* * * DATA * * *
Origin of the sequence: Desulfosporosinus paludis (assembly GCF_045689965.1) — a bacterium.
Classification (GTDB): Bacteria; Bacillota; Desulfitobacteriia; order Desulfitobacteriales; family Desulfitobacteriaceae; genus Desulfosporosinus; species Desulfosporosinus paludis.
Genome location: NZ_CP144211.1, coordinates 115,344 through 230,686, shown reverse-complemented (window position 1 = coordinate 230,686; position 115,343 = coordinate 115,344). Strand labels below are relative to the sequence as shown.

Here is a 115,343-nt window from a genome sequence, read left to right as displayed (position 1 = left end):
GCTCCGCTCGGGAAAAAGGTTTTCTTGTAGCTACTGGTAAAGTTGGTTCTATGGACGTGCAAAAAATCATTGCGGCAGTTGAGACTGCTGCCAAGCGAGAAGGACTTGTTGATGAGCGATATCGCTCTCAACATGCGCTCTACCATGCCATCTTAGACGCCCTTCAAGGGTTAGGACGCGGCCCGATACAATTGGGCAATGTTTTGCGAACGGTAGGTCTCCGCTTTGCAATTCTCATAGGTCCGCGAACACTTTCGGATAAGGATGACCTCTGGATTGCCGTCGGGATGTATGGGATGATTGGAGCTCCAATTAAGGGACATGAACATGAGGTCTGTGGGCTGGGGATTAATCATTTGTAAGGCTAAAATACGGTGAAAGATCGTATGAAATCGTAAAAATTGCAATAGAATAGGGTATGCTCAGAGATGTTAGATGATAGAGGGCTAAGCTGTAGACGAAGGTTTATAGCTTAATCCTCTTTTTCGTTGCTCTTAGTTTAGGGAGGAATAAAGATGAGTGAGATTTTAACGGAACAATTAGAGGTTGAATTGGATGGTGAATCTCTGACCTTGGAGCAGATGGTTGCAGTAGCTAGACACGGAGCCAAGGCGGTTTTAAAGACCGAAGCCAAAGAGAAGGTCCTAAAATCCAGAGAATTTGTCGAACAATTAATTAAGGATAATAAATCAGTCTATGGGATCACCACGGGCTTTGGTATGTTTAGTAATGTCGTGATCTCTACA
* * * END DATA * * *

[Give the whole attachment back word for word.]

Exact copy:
Origin of the sequence: Desulfosporosinus paludis (assembly GCF_045689965.1) — a bacterium.
Classification (GTDB): Bacteria; Bacillota; Desulfitobacteriia; order Desulfitobacteriales; family Desulfitobacteriaceae; genus Desulfosporosinus; species Desulfosporosinus paludis.
Genome location: NZ_CP144211.1, coordinates 115,344 through 230,686, shown reverse-complemented (window position 1 = coordinate 230,686; position 115,343 = coordinate 115,344). Strand labels below are relative to the sequence as shown.

Here is a 115,343-nt window from a genome sequence, read left to right as displayed (position 1 = left end):
GCTCCGCTCGGGAAAAAGGTTTTCTTGTAGCTACTGGTAAAGTTGGTTCTATGGACGTGCAAAAAATCATTGCGGCAGTTGAGACTGCTGCCAAGCGAGAAGGACTTGTTGATGAGCGATATCGCTCTCAACATGCGCTCTACCATGCCATCTTAGACGCCCTTCAAGGGTTAGGACGCGGCCCGATACAATTGGGCAATGTTTTGCGAACGGTAGGTCTCCGCTTTGCAATTCTCATAGGTCCGCGAACACTTTCGGATAAGGATGACCTCTGGATTGCCGTCGGGATGTATGGGATGATTGGAGCTCCAATTAAGGGACATGAACATGAGGTCTGTGGGCTGGGGATTAATCATTTGTAAGGCTAAAATACGGTGAAAGATCGTATGAAATCGTAAAAATTGCAATAGAATAGGGTATGCTCAGAGATGTTAGATGATAGAGGGCTAAGCTGTAGACGAAGGTTTATAGCTTAATCCTCTTTTTCGTTGCTCTTAGTTTAGGGAGGAATAAAGATGAGTGAGATTTTAACGGAACAATTAGAGGTTGAATTGGATGGTGAATCTCTGACCTTGGAGCAGATGGTTGCAGTAGCTAGACACGGAGCCAAGGCGGTTTTAAAGACCGAAGCCAAAGAGAAGGTCCTAAAATCCAGAGAATTTGTCGAACAATTAATTAAGGATAATAAATCAGTCTATGGGATCACCACGGGCTTTGGTATGTTTAGTAATGTCGTGATCTCTACA